• December 22nd, 2021
    Written by: Kimberly

    When it comes to dogs, kennel cough is like the common cold for people. The scientific name is canine infectious tracheobronchitis, and it is a relatively common illness that is usually harmless. It is, however, extremely contagious and will spread from one dog to the next quickly.

    The Bordetella vaccine is successful in preventing kennel cough caused by the bordetella bacterium, and is therefore recommended for dogs that are frequently in large groups, such as dogs that often go to daycare or board. But other virus strains can also lead to kennel cough, so it is important to be aware of the symptoms.

    Symptoms of Kennel Cough in Dogs

    Dogs catch kennel cough when they breathe in the bacteria or virus, similar to the way people catch a cold. The resulting kennel cough is your dog’s immune response as her body gets rid of the virus in her system.

    Certain situations can increase your dog’s risk of catching the virus and having a significant response to it, including cold temperatures, poorly ventilated spaces with many dogs, dust, cigarette smoke, and stress from things like travel. If your dog does get kennel cough, you may notice:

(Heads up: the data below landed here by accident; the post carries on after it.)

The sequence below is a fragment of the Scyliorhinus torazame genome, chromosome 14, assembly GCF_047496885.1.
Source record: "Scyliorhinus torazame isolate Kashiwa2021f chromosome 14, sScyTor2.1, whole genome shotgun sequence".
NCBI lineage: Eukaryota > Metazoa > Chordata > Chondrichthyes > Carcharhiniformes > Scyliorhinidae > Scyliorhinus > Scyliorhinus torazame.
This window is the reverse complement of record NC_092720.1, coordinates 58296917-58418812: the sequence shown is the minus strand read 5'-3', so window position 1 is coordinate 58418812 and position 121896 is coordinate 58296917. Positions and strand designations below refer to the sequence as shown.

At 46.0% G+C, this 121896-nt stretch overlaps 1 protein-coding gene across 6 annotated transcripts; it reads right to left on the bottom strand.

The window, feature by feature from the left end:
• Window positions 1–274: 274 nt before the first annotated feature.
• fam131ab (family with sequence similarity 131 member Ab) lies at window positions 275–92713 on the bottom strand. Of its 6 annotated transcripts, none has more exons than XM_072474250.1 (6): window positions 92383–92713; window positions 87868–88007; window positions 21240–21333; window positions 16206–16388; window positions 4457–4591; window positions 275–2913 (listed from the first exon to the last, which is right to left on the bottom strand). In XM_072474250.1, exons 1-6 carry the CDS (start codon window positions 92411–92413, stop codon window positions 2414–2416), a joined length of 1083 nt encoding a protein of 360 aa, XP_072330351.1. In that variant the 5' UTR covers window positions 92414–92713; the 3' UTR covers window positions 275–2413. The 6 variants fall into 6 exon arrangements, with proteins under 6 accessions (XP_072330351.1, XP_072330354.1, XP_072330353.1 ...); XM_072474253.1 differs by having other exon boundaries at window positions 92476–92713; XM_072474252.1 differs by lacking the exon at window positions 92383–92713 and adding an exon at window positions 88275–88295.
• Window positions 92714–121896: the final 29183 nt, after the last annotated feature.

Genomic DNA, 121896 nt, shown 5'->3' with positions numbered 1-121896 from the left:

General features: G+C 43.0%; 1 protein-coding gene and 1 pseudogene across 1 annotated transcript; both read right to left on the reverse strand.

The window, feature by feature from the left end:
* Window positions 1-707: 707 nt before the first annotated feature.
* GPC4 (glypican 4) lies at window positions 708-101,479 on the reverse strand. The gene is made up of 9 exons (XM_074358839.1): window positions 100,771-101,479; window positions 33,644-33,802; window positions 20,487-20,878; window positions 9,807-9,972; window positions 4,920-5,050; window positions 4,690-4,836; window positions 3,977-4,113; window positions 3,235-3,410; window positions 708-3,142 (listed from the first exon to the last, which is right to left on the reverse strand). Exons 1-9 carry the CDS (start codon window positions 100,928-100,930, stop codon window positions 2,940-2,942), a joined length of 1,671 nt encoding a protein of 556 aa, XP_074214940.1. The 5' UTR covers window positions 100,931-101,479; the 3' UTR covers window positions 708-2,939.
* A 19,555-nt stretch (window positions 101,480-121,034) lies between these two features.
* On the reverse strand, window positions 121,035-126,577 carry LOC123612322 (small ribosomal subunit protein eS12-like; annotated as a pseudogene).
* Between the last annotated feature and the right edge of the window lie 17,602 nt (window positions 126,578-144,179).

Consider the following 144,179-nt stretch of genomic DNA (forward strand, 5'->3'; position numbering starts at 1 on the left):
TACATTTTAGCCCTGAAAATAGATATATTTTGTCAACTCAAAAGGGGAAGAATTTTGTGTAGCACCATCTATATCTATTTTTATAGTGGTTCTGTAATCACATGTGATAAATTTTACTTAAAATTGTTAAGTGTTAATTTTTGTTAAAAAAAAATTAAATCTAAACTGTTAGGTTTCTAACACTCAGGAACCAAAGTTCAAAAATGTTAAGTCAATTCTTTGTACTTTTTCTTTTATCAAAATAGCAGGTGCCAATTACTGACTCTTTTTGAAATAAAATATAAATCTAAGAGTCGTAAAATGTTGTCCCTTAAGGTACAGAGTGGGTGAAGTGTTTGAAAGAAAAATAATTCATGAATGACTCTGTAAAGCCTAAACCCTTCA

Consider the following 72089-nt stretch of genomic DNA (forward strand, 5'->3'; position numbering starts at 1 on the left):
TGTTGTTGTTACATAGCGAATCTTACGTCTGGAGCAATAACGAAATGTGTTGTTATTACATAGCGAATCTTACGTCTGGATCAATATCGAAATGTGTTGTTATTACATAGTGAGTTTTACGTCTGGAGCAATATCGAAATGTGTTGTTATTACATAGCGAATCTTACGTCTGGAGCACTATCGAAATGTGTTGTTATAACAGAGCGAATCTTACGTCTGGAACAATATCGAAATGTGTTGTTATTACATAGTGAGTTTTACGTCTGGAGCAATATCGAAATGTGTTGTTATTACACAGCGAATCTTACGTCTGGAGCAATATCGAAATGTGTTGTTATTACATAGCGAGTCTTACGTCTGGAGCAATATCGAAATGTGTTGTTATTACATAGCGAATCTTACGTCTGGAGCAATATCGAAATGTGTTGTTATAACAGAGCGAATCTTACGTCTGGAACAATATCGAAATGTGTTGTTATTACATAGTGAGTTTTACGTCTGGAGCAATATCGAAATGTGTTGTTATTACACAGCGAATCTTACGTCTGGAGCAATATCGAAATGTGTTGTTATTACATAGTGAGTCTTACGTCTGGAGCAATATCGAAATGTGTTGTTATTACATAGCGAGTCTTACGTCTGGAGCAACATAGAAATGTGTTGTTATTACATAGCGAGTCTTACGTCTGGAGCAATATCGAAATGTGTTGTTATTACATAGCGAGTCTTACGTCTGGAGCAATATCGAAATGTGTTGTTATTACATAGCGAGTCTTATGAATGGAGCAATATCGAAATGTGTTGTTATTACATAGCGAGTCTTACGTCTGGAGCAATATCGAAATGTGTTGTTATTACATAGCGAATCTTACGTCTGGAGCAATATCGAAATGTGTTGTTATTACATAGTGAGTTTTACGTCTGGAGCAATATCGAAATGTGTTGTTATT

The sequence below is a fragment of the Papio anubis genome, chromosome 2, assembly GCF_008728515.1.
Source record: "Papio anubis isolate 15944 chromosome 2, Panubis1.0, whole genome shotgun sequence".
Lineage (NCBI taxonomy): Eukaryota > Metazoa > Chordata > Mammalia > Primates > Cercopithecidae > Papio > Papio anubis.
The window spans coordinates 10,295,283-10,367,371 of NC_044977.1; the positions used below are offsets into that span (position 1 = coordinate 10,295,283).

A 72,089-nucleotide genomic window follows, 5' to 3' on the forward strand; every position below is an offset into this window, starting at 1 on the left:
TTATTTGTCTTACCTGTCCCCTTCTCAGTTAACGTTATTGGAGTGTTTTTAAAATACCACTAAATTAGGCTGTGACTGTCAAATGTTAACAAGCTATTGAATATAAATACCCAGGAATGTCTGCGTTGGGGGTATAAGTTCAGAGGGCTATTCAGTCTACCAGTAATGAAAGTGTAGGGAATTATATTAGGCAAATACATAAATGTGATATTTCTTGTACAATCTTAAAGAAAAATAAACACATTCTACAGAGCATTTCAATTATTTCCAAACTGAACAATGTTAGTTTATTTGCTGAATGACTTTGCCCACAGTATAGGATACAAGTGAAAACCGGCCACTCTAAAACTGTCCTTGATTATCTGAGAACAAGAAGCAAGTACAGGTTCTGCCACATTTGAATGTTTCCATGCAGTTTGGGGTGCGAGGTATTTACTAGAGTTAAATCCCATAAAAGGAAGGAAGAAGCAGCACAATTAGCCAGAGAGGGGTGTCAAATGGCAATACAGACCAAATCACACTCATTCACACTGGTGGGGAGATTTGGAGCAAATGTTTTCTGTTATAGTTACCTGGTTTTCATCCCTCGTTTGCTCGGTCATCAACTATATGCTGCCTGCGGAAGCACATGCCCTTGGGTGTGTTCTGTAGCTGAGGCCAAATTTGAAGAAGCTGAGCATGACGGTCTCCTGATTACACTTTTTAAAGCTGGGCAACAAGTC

• Forceful Coughing - This is the most common and obvious sign of kennel cough. The cough will happen persistently, and be loud. Many dog owners and vets describe it as sounding similar to a goose honk, or it may seem like your dog is choking on something.
    • Runny Nose and Sneezing - Some dogs will also display a runny nose and sneezing as their body reacts against the virus.
    • Fever - Kennel cough will sometimes have a low grade fever. If the fever does get high, you should immediately take your dog to the vet.
    • Loss of Appetite - Very rarely, kennel cough can result in a loss of appetite until it goes away.

    Kennel cough will usually clear within a week or two after the first symptoms. During these weeks, the best treatment is rest, although your veterinarian may prescribe antibiotics in some cases if there is concern about a secondary infection. You should also consider using a harness on walks while your dog is recovering to avoid putting any unnecessary strain on her throat.

    You will also need to keep your dog away from others until the kennel cough goes away, or she could spread the infection. This is probably unavoidable if you have multiple dogs in the household, but you should not take your dog to daycare, the dog park, or boarding in the meantime.